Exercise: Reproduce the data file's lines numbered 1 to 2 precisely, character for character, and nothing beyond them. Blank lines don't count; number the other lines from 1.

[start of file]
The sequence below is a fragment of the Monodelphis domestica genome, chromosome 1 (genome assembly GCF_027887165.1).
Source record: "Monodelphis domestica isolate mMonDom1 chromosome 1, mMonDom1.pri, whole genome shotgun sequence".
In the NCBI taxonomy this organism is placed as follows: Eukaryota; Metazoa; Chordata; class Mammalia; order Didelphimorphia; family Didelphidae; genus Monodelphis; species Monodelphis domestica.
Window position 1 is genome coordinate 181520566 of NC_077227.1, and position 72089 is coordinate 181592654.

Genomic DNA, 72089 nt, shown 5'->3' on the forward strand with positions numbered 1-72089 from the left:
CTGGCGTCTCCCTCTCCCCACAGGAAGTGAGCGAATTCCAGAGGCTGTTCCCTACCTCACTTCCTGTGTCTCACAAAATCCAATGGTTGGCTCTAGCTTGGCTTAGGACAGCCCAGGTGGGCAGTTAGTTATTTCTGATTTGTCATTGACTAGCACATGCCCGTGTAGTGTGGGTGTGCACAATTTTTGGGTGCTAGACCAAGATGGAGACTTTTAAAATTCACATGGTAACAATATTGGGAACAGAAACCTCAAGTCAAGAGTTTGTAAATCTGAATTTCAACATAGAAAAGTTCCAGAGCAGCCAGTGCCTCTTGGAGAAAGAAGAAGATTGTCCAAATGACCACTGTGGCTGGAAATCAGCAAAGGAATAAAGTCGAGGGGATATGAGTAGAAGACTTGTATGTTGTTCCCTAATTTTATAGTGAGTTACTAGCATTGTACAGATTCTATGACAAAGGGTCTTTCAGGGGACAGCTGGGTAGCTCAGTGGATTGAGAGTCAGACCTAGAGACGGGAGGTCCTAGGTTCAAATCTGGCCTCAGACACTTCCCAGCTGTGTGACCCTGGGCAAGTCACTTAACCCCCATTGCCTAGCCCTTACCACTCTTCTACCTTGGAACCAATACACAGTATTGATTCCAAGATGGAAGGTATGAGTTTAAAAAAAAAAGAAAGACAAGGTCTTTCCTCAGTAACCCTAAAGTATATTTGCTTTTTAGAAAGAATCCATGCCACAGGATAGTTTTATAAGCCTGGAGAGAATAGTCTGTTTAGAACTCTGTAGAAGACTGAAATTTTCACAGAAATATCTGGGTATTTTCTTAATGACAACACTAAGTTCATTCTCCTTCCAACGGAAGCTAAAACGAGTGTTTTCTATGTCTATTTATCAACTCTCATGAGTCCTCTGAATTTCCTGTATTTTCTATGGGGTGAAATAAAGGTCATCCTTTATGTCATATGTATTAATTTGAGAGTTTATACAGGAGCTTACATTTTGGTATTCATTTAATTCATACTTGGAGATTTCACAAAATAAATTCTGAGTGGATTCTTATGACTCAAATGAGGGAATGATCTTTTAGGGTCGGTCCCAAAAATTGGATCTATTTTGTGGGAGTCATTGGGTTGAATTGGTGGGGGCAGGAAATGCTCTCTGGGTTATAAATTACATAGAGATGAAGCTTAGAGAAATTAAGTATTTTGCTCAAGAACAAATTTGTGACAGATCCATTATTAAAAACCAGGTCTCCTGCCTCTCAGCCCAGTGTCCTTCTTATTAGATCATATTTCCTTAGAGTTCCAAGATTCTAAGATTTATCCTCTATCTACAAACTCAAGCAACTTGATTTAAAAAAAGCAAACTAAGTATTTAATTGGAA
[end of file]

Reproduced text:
The sequence below is a fragment of the Monodelphis domestica genome, chromosome 1 (genome assembly GCF_027887165.1).
Source record: "Monodelphis domestica isolate mMonDom1 chromosome 1, mMonDom1.pri, whole genome shotgun sequence".